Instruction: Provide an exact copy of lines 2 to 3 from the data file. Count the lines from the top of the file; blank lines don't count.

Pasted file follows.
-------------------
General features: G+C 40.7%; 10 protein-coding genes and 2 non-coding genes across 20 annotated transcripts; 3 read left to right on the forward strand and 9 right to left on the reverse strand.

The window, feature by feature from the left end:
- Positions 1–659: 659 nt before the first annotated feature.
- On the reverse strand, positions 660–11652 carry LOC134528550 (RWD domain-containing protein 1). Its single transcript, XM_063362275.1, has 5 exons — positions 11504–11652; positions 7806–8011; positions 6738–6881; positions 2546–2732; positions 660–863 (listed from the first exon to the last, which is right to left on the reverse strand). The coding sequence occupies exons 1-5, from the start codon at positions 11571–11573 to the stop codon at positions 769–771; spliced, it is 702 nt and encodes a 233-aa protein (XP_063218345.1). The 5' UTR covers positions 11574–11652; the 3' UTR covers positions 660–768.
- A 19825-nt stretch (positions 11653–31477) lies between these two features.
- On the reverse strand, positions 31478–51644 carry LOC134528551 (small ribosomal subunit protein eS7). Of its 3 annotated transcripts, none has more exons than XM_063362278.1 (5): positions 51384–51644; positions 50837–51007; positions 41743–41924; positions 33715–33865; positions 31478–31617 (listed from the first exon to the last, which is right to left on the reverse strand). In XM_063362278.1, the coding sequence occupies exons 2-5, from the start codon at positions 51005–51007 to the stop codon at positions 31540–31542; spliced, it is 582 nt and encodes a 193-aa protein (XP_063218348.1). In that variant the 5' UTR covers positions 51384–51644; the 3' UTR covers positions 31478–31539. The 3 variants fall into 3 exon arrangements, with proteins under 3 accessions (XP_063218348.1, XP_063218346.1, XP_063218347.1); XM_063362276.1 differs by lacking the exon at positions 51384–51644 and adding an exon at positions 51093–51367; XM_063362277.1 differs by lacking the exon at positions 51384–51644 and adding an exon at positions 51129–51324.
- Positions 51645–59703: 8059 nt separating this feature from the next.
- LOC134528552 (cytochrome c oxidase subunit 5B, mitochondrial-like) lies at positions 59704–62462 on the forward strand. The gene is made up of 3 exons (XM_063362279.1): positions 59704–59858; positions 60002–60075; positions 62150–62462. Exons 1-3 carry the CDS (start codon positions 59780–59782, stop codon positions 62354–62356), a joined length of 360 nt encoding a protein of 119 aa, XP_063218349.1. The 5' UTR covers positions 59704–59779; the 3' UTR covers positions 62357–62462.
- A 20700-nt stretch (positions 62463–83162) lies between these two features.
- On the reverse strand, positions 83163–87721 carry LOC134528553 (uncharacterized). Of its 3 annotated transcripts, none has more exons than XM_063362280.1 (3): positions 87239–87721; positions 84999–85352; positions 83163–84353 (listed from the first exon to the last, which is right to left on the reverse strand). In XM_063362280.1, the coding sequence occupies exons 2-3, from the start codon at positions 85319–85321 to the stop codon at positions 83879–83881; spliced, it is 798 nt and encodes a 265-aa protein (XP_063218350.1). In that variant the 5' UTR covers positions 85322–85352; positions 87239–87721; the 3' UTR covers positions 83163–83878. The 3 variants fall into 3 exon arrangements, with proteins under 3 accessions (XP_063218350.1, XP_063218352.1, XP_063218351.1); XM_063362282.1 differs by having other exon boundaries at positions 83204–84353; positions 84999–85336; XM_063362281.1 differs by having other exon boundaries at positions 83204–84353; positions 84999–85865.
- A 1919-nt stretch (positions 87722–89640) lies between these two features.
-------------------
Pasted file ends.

The window, feature by feature from the left end:
- Positions 1–659: 659 nt before the first annotated feature.